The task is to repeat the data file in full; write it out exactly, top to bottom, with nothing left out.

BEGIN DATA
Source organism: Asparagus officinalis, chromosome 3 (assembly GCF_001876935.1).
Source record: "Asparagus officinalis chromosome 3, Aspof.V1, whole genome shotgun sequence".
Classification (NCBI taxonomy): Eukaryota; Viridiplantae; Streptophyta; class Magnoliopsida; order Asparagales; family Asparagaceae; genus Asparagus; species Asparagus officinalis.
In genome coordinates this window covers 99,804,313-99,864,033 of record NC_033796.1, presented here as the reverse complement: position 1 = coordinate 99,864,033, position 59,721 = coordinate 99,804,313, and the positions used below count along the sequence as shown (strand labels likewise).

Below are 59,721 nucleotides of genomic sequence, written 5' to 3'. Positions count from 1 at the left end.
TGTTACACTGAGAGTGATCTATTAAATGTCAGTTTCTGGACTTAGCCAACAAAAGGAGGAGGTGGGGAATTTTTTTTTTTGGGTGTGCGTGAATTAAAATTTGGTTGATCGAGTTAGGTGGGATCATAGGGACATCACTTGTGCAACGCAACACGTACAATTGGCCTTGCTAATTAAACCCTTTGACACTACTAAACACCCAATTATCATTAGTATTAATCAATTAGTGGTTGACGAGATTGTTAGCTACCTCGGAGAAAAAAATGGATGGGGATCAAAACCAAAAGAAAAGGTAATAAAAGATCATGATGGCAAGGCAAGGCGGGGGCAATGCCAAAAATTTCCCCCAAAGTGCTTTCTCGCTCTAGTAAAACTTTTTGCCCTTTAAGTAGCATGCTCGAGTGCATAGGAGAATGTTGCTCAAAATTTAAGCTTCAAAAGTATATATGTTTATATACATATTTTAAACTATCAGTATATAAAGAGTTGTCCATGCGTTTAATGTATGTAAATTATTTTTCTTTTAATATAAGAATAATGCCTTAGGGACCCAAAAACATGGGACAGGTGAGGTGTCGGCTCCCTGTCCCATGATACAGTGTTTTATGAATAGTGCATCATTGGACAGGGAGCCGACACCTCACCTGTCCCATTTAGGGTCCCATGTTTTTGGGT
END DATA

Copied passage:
Source organism: Asparagus officinalis, chromosome 3 (assembly GCF_001876935.1).
Source record: "Asparagus officinalis chromosome 3, Aspof.V1, whole genome shotgun sequence".
Classification (NCBI taxonomy): Eukaryota; Viridiplantae; Streptophyta; class Magnoliopsida; order Asparagales; family Asparagaceae; genus Asparagus; species Asparagus officinalis.
In genome coordinates this window covers 99,804,313-99,864,033 of record NC_033796.1, presented here as the reverse complement: position 1 = coordinate 99,864,033, position 59,721 = coordinate 99,804,313, and the positions used below count along the sequence as shown (strand labels likewise).

Below are 59,721 nucleotides of genomic sequence, written 5' to 3'. Positions count from 1 at the left end.
TGTTACACTGAGAGTGATCTATTAAATGTCAGTTTCTGGACTTAGCCAACAAAAGGAGGAGGTGGGGAATTTTTTTTTTTGGGTGTGCGTGAATTAAAATTTGGTTGATCGAGTTAGGTGGGATCATAGGGACATCACTTGTGCAACGCAACACGTACAATTGGCCTTGCTAATTAAACCCTTTGACACTACTAAACACCCAATTATCATTAGTATTAATCAATTAGTGGTTGACGAGATTGTTAGCTACCTCGGAGAAAAAAATGGATGGGGATCAAAACCAAAAGAAAAGGTAATAAAAGATCATGATGGCAAGGCAAGGCGGGGGCAATGCCAAAAATTTCCCCCAAAGTGCTTTCTCGCTCTAGTAAAACTTTTTGCCCTTTAAGTAGCATGCTCGAGTGCATAGGAGAATGTTGCTCAAAATTTAAGCTTCAAAAGTATATATGTTTATATACATATTTTAAACTATCAGTATATAAAGAGTTGTCCATGCGTTTAATGTATGTAAATTATTTTTCTTTTAATATAAGAATAATGCCTTAGGGACCCAAAAACATGGGACAGGTGAGGTGTCGGCTCCCTGTCCCATGATACAGTGTTTTATGAATAGTGCATCATTGGACAGGGAGCCGACACCTCACCTGTCCCATTTAGGGTCCCATGTTTTTGGGT